Tears flow as truckie found guilty

GUILTY AS CHARGED: A jury found Michael Simpson, who was behind the wheel of the milk tanker, was driving dangerously when he crossed to the wrong side of the road and crashed into the CountryLink coach, killing 63-year-old Neil Harmon.

GUILTY AS CHARGED: A jury found Michael Simpson, who was behind the wheel of the milk tanker, was driving dangerously when he crossed to the wrong side of the road and crashed into the CountryLink coach, killing 63-year-old Neil Harmon.

 A VICTORIAN truck driver has been found guilty of dangerous driving causing death after his truck slammed into a bus, killing the Inverell-based driver.

The emotional verdict, handed down by the 12-member jury in Armidale District Court late on Wednesday afternoon, saw tears flow from all sides of the courtroom as Michael Simpson was convicted of the 2012 crash.

The 58-year-old will learn his fate today as Acting Judge Colin O’Connor hands down his punishment, with Simpson facing a maximum of 10 years behind bars.

Simpson was behind the wheel of a McColl’s B-double milk tanker on the afternoon of February 10, 2012, on the Gibraltar Range, between Grafton and Glen Innes, when it travelled to the wrong side of the road, slamming into the CountryLink coach.

Inverell coach driver Neil Harmon, a prominent resident in the town, died at the scene while several of his passengers, including children, were injured.

Crown prosecutor Paul Kerr had maintained the 58-year-old was driving dangerously, either too fast, failing to maintain control of his vehicle or intentionally crossing into the wrong lane because “that’s what truckies do to get around those bends”.

Mr Kerr acknowledged Simpson felt guilt over the crash but said he had failed to take responsibility for his actions, by blaming the road.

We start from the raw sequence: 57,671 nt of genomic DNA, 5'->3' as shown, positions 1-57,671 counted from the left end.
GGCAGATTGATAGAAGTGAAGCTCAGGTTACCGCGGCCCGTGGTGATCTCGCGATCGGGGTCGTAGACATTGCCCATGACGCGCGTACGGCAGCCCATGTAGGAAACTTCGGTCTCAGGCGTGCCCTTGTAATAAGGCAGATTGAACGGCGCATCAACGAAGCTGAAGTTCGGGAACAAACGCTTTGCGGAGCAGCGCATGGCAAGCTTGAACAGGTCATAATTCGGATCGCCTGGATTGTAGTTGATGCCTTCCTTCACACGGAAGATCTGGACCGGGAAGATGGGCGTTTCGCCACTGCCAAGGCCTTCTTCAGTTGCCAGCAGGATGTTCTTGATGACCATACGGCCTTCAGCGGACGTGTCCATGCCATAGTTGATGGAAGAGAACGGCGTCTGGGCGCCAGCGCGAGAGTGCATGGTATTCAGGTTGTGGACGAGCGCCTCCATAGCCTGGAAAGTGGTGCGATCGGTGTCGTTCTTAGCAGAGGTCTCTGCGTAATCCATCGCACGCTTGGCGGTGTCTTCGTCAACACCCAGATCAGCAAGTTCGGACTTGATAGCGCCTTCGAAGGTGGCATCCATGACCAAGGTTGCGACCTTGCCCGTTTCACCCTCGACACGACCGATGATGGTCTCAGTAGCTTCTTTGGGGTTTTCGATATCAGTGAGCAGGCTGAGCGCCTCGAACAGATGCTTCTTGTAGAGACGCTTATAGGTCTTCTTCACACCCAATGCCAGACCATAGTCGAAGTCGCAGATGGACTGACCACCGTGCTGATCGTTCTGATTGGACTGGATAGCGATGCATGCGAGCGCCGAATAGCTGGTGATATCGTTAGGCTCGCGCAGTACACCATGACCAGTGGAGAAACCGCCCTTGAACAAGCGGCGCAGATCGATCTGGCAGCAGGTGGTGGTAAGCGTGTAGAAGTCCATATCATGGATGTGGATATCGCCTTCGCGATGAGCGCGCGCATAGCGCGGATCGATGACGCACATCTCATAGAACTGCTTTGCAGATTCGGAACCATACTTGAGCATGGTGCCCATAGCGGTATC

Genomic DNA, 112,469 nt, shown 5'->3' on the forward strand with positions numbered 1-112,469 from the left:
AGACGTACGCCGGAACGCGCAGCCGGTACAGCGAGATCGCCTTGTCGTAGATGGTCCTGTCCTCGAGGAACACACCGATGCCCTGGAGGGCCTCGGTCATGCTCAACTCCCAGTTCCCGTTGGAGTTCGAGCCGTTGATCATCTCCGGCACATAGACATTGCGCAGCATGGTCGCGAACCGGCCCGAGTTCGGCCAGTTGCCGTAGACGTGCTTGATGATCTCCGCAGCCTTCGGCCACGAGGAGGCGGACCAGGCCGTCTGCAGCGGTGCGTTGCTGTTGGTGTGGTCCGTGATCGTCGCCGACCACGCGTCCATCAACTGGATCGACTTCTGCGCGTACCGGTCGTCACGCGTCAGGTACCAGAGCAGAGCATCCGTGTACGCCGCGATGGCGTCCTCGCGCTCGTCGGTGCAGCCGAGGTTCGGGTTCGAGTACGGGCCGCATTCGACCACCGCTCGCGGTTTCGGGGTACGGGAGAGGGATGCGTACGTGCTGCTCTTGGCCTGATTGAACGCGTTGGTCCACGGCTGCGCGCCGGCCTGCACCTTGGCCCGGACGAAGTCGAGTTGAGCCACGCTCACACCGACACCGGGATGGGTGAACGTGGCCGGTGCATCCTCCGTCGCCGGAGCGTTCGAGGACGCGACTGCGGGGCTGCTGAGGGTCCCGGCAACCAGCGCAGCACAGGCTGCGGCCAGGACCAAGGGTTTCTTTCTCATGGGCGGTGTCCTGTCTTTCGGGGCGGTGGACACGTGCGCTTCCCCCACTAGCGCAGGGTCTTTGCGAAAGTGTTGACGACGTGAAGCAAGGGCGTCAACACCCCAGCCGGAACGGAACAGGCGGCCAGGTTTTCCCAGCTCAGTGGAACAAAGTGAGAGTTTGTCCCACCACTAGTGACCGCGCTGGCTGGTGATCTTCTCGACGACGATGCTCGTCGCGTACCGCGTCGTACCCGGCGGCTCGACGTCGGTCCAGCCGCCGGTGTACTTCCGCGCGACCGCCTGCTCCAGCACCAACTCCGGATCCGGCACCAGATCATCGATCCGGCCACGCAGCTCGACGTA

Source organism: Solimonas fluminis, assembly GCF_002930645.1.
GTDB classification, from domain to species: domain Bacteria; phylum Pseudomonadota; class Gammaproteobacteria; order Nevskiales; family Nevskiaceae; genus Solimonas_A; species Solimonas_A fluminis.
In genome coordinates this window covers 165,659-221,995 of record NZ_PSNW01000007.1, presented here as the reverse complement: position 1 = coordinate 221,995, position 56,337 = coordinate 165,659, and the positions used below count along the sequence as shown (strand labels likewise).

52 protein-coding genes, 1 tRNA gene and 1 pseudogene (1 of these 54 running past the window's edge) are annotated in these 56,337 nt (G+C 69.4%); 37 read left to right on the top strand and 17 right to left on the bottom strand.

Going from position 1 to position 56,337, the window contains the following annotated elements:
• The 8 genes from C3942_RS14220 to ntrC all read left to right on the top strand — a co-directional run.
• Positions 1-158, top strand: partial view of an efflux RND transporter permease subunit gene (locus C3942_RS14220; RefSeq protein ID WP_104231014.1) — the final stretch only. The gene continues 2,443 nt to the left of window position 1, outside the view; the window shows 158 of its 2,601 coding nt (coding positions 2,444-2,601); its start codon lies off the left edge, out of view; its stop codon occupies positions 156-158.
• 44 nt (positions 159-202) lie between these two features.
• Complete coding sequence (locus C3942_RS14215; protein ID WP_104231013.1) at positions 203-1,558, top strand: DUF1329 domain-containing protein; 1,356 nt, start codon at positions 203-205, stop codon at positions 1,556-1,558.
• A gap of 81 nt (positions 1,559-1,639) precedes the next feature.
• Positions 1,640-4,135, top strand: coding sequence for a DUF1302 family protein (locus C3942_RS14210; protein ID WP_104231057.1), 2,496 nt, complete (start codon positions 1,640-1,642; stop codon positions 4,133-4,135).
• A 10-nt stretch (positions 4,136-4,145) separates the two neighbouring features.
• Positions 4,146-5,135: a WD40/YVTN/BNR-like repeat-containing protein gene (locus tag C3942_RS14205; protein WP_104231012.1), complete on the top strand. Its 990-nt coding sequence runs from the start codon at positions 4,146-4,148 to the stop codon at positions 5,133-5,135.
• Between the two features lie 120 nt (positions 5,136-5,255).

The trial heard from a number of experts as well as crash investigators, who helped to compile the brief of evidence against Simpson.

It took just one full day of deliberations before the unanimous verdict was reached.

Members of the jury were visibly emotional as the guilty finding was handed down before a courtroom packed with Simpson’s supporters and family, as well as relatives of Mr Harmon.

Simpson pleaded not guilty to the dangerous driving occasioning death offence after he was charged by crash investigators in March last year.

Throughout the one-week trial, the defence argued the condition of the road was a “hidden trap” and, coupled with a damp road, had caused the B-double to slip.

Defence counsel Ian Hill submitted to the jury skid marks on the road from the two trailers were consistent with jackknifing.

The shock death of Mr Harmon rattled the Inverell community and saw tributes flow from all corners of the community last year.

The 63-year-old was frequently seen driving the CountryLink Inverell to Tamworth route and had more than 35 years behind the wheel as a driver for Symes Coaches, the family business, and CountryLink.

He was labelled a “hero” by one of the passengers on the bus who said Mr Harmon had saved the lives of others on board.

His family described the father, grandfather and brother as a “best mate” and a “happy-go-lucky driver” who loved to drive people places and would be sorely missed.

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